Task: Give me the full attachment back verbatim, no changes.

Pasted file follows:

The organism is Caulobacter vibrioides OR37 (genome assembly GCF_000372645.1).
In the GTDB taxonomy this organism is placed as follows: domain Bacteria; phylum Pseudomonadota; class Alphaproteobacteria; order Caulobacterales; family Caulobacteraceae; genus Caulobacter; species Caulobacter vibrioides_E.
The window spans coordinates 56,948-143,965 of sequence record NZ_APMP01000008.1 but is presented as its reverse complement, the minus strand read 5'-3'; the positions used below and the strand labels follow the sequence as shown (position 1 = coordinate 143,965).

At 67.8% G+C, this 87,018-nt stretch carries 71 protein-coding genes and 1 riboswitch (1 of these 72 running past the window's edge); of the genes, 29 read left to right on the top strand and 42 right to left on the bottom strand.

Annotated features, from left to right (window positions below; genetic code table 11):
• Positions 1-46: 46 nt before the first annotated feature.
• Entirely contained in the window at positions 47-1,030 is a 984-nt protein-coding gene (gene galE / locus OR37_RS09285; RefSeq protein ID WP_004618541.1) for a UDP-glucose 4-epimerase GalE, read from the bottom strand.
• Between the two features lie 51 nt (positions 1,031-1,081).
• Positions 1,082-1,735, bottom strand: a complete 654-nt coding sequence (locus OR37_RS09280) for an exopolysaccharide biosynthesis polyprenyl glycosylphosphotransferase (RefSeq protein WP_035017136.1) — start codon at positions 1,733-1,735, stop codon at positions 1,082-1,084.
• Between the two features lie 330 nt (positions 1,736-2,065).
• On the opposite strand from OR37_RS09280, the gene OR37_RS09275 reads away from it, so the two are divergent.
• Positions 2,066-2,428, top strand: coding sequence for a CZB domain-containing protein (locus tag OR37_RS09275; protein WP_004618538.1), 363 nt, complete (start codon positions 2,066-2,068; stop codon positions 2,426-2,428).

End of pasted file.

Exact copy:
The organism is Caulobacter vibrioides OR37 (genome assembly GCF_000372645.1).
In the GTDB taxonomy this organism is placed as follows: domain Bacteria; phylum Pseudomonadota; class Alphaproteobacteria; order Caulobacterales; family Caulobacteraceae; genus Caulobacter; species Caulobacter vibrioides_E.
The window spans coordinates 56,948-143,965 of sequence record NZ_APMP01000008.1 but is presented as its reverse complement, the minus strand read 5'-3'; the positions used below and the strand labels follow the sequence as shown (position 1 = coordinate 143,965).

At 67.8% G+C, this 87,018-nt stretch carries 71 protein-coding genes and 1 riboswitch (1 of these 72 running past the window's edge); of the genes, 29 read left to right on the top strand and 42 right to left on the bottom strand.

Annotated features, from left to right (window positions below; genetic code table 11):
• Positions 1-46: 46 nt before the first annotated feature.
• Entirely contained in the window at positions 47-1,030 is a 984-nt protein-coding gene (gene galE / locus OR37_RS09285; RefSeq protein ID WP_004618541.1) for a UDP-glucose 4-epimerase GalE, read from the bottom strand.
• Between the two features lie 51 nt (positions 1,031-1,081).
• Positions 1,082-1,735, bottom strand: a complete 654-nt coding sequence (locus OR37_RS09280) for an exopolysaccharide biosynthesis polyprenyl glycosylphosphotransferase (RefSeq protein WP_035017136.1) — start codon at positions 1,733-1,735, stop codon at positions 1,082-1,084.
• Between the two features lie 330 nt (positions 1,736-2,065).
• On the opposite strand from OR37_RS09280, the gene OR37_RS09275 reads away from it, so the two are divergent.
• Positions 2,066-2,428, top strand: coding sequence for a CZB domain-containing protein (locus tag OR37_RS09275; protein WP_004618538.1), 363 nt, complete (start codon positions 2,066-2,068; stop codon positions 2,426-2,428).